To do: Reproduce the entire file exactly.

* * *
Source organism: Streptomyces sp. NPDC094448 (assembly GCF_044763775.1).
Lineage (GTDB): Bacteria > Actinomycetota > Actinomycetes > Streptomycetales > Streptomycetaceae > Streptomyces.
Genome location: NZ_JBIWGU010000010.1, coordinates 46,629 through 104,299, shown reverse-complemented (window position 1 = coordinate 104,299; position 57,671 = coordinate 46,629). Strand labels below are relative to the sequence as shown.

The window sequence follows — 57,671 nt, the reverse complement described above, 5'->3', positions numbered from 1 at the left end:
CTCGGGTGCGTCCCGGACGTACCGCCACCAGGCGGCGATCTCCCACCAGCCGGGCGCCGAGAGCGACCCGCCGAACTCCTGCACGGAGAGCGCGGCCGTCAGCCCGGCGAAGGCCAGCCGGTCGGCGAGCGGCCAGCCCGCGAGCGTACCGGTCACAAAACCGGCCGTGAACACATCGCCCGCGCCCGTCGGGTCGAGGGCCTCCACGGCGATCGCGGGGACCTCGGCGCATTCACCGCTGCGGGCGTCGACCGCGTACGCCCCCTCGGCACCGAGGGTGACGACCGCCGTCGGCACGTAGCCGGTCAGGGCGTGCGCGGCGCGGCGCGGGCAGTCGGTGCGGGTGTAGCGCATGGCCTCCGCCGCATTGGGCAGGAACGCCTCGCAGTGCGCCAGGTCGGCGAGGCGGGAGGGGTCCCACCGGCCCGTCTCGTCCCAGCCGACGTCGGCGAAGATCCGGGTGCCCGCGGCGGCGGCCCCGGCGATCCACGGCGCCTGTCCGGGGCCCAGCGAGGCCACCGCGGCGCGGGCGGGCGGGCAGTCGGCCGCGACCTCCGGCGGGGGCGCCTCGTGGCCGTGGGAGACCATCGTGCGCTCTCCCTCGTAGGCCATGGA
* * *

Source organism: Streptomyces sp. NPDC094448 (assembly GCF_044763775.1).
Lineage (GTDB): Bacteria > Actinomycetota > Actinomycetes > Streptomycetales > Streptomycetaceae > Streptomyces.
Genome location: NZ_JBIWGU010000010.1, coordinates 46,629 through 104,299, shown reverse-complemented (window position 1 = coordinate 104,299; position 57,671 = coordinate 46,629). Strand labels below are relative to the sequence as shown.

The window sequence follows — 57,671 nt, the reverse complement described above, 5'->3', positions numbered from 1 at the left end:
CTCGGGTGCGTCCCGGACGTACCGCCACCAGGCGGCGATCTCCCACCAGCCGGGCGCCGAGAGCGACCCGCCGAACTCCTGCACGGAGAGCGCGGCCGTCAGCCCGGCGAAGGCCAGCCGGTCGGCGAGCGGCCAGCCCGCGAGCGTACCGGTCACAAAACCGGCCGTGAACACATCGCCCGCGCCCGTCGGGTCGAGGGCCTCCACGGCGATCGCGGGGACCTCGGCGCATTCACCGCTGCGGGCGTCGACCGCGTACGCCCCCTCGGCACCGAGGGTGACGACCGCCGTCGGCACGTAGCCGGTCAGGGCGTGCGCGGCGCGGCGCGGGCAGTCGGTGCGGGTGTAGCGCATGGCCTCCGCCGCATTGGGCAGGAACGCCTCGCAGTGCGCCAGGTCGGCGAGGCGGGAGGGGTCCCACCGGCCCGTCTCGTCCCAGCCGACGTCGGCGAAGATCCGGGTGCCCGCGGCGGCGGCCCCGGCGATCCACGGCGCCTGTCCGGGGCCCAGCGAGGCCACCGCGGCGCGGGCGGGCGGGCAGTCGGCCGCGACCTCCGGCGGGGGCGCCTCGTGGCCGTGGGAGACCATCGTGCGCTCTCCCTCGTAGGCCATGGA